“You picked a fine time to leave me Lucille…with four hungry children and a crop in the field….I’ve had some bad times been through some sad times, But this time the hurt it won’t heal…You picked a fine time to leave me Lucille”

The jukebox was full of those Kenny Rodgers songs, and ballads of Elvis and Patsy Cline. Some barmaids could fight you like a man, and, by night’s end, sawdust and sickness lined the bathroom floors.

I know I was watched by some God I didn’t believe in at the time, on those nights after last call–a drive home to the Far East Side cold drunk on a coal black highway, hand over one eye to keep the center line of 1-94 from blurring into two.

That I didn’t die or kill, I now attribute to a force miraculous.


It was June – suddenly summer – and I’d been at the plant for six months. The weather turned glorious and I left it outside each day while I went in for the afternoon shift at three. Day after day I was missing the summer, getting off work at midnight, or two or three a.m. I should have been graduating, going to the prom, and here I was, punching a clock.

In an awful epiphany, it occurred to me that there was no more “summer vacation”, like in school, year after year since kindergarten. In this new world of work you might get a week off, or two, but certainly not a whole summer. This revelation was a bad surprise, and hit me very hard.

Jolene and I were working in separate departments, and the summer heat combined with the inferno inside turned the plant into a sauna. Grease oozed from the gears of the conveyor belts and even up out of the bricks in the floor; both working and walking were a dangerous proposition. We toiled in a steam bath of production quotas, eight, ten, twelve hours a day.

Some vomited in the heat, some passed out, the supervisors handed out salt tablets. From the catwalk, you could see waves of heat quavering over our steaming heads; in the flat and flickering fluorescence light the sweating, moving limbs and machinery were a vision of a different kind of hell.

Angry conflicts spit into the air at the smallest provocation or supervisory order. There was talk of a walk-out but no one dared to face the wrath of the company and union both. Still, out in the parking lot on breaks and at lunchtime, parties sprang from trunks of cars and the backs of station wagons; 8-track tapes played Willie Nelson, Bowie, Marvin Gaye; the beer and weed hidden from the security guards – who got high among themselves.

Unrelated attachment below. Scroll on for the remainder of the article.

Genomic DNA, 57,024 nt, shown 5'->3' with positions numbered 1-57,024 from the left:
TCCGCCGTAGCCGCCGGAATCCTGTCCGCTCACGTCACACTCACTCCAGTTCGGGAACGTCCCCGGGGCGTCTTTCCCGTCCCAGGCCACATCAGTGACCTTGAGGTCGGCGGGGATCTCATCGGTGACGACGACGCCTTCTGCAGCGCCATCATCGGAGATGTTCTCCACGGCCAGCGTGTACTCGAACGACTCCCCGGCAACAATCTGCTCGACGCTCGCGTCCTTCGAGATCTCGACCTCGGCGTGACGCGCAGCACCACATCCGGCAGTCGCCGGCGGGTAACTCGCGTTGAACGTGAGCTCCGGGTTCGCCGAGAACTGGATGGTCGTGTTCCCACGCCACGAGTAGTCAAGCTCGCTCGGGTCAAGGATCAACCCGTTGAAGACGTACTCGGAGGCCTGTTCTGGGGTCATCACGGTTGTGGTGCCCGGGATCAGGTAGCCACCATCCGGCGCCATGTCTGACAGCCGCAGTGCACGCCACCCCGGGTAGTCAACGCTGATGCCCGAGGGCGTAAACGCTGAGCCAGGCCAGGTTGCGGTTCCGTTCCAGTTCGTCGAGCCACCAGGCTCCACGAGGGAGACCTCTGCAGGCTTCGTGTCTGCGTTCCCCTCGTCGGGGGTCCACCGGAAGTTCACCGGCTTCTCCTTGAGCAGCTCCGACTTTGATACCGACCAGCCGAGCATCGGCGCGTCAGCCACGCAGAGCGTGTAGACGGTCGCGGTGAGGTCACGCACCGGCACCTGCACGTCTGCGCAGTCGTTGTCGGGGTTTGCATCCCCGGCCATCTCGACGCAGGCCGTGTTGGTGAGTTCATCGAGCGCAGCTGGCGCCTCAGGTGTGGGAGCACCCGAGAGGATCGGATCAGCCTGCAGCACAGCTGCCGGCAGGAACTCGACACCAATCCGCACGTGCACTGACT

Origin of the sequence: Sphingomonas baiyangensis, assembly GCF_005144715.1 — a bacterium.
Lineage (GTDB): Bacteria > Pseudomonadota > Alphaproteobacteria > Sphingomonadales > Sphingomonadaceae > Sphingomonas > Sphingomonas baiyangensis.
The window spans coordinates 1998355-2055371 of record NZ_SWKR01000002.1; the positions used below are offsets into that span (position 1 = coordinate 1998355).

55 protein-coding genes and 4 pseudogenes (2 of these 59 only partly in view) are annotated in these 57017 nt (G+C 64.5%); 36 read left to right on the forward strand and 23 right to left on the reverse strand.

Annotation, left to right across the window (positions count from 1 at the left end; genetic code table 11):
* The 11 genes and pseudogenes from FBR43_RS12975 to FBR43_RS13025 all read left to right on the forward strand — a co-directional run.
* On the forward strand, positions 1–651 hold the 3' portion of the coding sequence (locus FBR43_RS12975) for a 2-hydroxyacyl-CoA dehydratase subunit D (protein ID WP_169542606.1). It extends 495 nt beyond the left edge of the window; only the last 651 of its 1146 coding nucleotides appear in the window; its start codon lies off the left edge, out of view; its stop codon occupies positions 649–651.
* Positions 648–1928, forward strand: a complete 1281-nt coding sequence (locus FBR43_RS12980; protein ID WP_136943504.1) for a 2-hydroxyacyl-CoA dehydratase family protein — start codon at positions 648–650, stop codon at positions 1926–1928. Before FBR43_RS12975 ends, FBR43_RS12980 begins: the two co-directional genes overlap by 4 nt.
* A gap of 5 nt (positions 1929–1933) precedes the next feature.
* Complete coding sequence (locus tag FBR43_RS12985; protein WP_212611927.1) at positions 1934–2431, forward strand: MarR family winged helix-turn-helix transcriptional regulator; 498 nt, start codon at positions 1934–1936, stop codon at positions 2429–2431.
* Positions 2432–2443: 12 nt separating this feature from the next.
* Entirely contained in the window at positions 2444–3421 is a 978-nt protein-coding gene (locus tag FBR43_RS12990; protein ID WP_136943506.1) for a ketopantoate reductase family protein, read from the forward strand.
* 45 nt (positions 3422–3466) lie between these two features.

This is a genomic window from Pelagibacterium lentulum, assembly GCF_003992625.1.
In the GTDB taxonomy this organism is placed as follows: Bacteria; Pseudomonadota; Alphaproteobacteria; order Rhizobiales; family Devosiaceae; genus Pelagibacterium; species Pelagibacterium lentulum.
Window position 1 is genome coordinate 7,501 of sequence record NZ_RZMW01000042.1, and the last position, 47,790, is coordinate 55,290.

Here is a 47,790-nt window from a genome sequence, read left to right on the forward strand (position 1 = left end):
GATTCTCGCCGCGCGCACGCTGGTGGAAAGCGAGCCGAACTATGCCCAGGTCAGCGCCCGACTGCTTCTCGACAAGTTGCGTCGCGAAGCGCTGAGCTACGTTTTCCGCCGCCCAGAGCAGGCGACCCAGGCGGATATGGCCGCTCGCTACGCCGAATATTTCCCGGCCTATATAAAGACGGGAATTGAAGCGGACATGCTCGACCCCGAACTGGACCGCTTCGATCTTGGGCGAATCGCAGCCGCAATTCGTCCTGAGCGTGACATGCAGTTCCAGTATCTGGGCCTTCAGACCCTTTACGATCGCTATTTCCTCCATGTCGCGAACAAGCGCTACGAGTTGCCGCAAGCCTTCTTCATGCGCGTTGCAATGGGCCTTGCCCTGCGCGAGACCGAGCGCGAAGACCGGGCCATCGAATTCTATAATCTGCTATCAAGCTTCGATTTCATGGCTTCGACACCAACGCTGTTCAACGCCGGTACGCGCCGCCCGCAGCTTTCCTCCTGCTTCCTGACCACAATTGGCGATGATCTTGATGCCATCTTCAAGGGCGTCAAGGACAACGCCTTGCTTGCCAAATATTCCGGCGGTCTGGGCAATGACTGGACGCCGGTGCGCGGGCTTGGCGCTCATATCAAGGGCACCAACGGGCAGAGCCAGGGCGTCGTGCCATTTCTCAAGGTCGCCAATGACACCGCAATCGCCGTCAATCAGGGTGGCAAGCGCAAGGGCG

In this cauldron of heat, rage and music, love affairs bubbled up among single and married alike; furtive grapplings behind storage rooms and rows of stacked wooden pallets, full-blown trysts during the midnight shift in motel rooms on the way home.

The next day was still hot – and you still went back to work.


One day, during a break-down on the line, I slipped away. Not far of course, for the line would start up and I’d better be there, or else. I hid behind boxes and machines to furiously read a page or two of Flaubert, Hegel, Hershey.

Not just me, for in the plant there were real scholars. Some discuss issues of the day like career diplomats from their designated spots in the lunchroom, while others study in silent, desperate reading, their brief and hungry moments of escape.

I looked for the best route to dodge the foreman and slipped through the back of the line, tipping careful on the oil-slick floors past the press where a lady had lost two fingers–one in one year and one the next, past the maintenance tool shed, over a skid of supplies, past bins of packing boxes, around the hi-lo shack. Finally, drenched in sweat, I reached my destination, the railcar dock.

Away from the suffocating heat in the plant, it was a fine June day of a hot and bright new summer. I blinked in the clean, clear sunlight, I could smell the hay used to pack equipment and the blue wildflowers and wheat that grew along the railroad tracks. The plant was built on old farmland and there was still a rural beauty to anything that had escaped the industrial maw.

The dock was a massive barn, high and open ended so train cars could be maneuvered in and out on tracks embedded in the floors. A car would be uncoupled, unloaded and emptied of raw materials, then days or weeks later, hitched up and rolled back down the tracks.

The train was a mammoth thing, wheels higher than the top of my head; a sleeping mastodon of black steel. Sometimes a car would be bright red or yellow depending on the cargo, or huge tankers filled with oil.